I am drawn to research that develops a sociology of the web. It is easy – too easy – to assume that “everyone” is online and using digitised platforms in similar ways. Great differentiation is found in the identities, languages, behaviour and functions summoned by analogue and digital media.
Researchers, librarians and teachers are probing how specific groups and communities claim and use the Nintendo DSLite, Second Life, Facebook, the iPhone and even email in innovative ways.
The Pew Internet and American Life project has achieved an expansive range of longitudinal studies, but provocative work also exists in Ofcom reports on adult and child media literacy.
The Oxford Internet Institute at the University of Oxford and the Center for Information and Society (formerly the Center for Internet Studies) at the University of Washington align scholarship and professional development with international outreach.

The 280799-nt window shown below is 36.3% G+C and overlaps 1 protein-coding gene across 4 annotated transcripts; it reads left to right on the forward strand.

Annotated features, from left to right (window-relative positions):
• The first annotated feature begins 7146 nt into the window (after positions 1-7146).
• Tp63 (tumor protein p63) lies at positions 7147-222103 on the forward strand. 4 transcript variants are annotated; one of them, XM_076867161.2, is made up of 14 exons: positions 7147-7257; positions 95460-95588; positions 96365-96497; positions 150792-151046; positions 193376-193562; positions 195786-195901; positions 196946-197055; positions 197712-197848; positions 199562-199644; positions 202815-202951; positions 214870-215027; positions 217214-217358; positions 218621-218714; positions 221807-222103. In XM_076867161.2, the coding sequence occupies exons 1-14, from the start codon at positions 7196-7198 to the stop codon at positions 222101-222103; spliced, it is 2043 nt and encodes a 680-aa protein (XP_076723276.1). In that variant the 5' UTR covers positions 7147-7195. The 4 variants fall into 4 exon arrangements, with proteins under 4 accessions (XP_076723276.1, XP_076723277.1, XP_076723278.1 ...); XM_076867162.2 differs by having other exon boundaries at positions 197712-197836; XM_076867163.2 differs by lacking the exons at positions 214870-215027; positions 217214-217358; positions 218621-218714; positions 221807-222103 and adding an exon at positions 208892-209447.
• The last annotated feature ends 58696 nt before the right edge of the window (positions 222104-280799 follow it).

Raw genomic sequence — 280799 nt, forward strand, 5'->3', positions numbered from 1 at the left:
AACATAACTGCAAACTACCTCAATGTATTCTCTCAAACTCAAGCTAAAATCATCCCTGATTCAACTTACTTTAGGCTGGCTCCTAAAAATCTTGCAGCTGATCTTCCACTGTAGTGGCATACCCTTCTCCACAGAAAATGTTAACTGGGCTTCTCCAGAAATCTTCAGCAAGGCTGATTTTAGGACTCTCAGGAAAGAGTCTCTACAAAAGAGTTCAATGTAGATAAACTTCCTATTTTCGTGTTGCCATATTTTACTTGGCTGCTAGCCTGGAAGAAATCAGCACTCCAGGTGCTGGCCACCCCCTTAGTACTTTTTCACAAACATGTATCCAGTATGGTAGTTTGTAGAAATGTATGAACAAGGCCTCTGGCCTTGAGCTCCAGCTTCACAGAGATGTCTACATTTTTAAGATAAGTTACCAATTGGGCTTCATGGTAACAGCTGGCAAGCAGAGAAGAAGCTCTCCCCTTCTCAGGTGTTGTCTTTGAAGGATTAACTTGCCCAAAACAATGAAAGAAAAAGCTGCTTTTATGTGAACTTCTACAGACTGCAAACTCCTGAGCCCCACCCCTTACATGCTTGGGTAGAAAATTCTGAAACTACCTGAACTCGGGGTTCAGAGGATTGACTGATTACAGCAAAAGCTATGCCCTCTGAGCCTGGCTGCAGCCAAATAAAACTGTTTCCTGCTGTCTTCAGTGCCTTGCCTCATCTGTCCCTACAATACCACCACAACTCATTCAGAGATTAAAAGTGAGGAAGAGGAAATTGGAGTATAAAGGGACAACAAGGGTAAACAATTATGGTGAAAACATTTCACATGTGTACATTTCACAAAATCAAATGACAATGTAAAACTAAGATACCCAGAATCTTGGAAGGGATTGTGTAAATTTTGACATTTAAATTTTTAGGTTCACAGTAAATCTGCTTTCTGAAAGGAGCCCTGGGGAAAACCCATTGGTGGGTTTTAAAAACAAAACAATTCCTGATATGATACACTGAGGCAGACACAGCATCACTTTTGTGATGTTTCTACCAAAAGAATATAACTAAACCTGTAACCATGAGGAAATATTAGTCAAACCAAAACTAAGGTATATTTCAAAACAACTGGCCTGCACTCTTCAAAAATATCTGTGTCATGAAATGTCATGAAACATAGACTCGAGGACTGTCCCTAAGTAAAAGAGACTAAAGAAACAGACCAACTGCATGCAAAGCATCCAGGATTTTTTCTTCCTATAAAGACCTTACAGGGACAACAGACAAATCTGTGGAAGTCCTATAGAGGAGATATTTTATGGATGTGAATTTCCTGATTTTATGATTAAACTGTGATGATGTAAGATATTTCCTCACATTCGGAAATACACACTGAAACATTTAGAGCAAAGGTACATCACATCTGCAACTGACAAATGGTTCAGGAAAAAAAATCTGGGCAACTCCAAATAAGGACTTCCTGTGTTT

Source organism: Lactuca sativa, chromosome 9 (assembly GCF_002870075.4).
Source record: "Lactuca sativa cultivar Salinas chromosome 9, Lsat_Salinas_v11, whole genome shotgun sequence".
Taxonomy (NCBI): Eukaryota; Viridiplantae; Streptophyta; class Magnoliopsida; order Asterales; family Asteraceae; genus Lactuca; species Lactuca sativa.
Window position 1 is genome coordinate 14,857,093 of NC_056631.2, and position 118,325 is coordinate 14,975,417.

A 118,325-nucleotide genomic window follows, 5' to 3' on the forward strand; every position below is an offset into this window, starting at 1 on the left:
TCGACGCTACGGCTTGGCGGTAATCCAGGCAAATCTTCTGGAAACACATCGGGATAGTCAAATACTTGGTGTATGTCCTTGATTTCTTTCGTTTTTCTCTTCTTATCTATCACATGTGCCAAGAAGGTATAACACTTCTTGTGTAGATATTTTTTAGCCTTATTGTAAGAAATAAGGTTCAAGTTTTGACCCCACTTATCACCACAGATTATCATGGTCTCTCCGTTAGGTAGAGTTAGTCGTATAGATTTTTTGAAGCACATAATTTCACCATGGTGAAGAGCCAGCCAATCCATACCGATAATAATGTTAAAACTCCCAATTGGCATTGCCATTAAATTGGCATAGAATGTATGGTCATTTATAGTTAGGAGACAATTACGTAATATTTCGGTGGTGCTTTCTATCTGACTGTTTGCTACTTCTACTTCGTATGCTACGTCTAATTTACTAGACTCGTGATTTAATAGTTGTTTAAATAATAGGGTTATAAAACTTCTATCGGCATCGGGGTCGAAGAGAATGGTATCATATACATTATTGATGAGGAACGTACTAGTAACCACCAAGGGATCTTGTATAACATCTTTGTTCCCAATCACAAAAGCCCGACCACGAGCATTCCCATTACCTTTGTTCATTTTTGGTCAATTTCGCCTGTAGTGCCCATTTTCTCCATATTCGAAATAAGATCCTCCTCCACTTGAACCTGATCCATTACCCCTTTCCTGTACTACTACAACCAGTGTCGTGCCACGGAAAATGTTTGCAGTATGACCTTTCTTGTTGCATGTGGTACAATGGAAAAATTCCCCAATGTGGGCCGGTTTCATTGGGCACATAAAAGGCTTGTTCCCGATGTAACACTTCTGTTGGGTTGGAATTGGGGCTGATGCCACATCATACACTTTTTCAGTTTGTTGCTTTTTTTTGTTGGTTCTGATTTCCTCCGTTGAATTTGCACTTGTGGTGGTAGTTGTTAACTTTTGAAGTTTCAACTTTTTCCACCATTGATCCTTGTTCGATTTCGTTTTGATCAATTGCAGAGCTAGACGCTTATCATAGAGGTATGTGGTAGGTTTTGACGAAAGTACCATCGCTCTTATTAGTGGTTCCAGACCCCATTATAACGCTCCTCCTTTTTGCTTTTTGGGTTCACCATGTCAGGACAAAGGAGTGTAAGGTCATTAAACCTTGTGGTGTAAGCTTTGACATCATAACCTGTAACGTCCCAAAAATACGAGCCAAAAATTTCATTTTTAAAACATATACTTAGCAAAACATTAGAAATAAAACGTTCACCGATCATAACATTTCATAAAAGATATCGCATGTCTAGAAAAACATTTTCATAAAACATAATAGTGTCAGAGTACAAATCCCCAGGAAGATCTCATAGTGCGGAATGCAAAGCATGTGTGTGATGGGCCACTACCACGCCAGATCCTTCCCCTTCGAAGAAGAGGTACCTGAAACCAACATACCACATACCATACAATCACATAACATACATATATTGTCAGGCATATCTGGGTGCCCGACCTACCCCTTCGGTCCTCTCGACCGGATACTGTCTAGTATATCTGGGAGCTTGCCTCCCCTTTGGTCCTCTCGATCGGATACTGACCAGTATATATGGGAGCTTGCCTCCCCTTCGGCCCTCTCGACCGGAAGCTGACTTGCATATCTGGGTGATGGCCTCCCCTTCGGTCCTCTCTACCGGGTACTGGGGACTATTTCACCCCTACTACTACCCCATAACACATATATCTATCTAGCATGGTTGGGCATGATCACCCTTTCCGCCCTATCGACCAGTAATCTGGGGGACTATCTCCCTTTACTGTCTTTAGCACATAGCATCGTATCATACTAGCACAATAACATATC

The Joint Information Systems Committee (Jisc) papers, projects and studies are releasing results that can frame further research in web sociology. Perhaps most well known, and released in January this year, was the paper Information Behaviour of the Researcher of the Future, better known as the Google Generation report.
An under-cited finding in this document emerged from tracking the reading behaviour of both students and academics. The report revealed that it was not only “the Google Generation” that is reading less, but academics more generally.
The researchers have observed a tendency to skim read and, in particular, a tendency to glance at an abstract but not progress further into a paper. They note with a flourish, “Society is dumbing down” – but it is not “the young people” that are the problem, but the academic community generally, and older researchers in particular, that “give the game away”.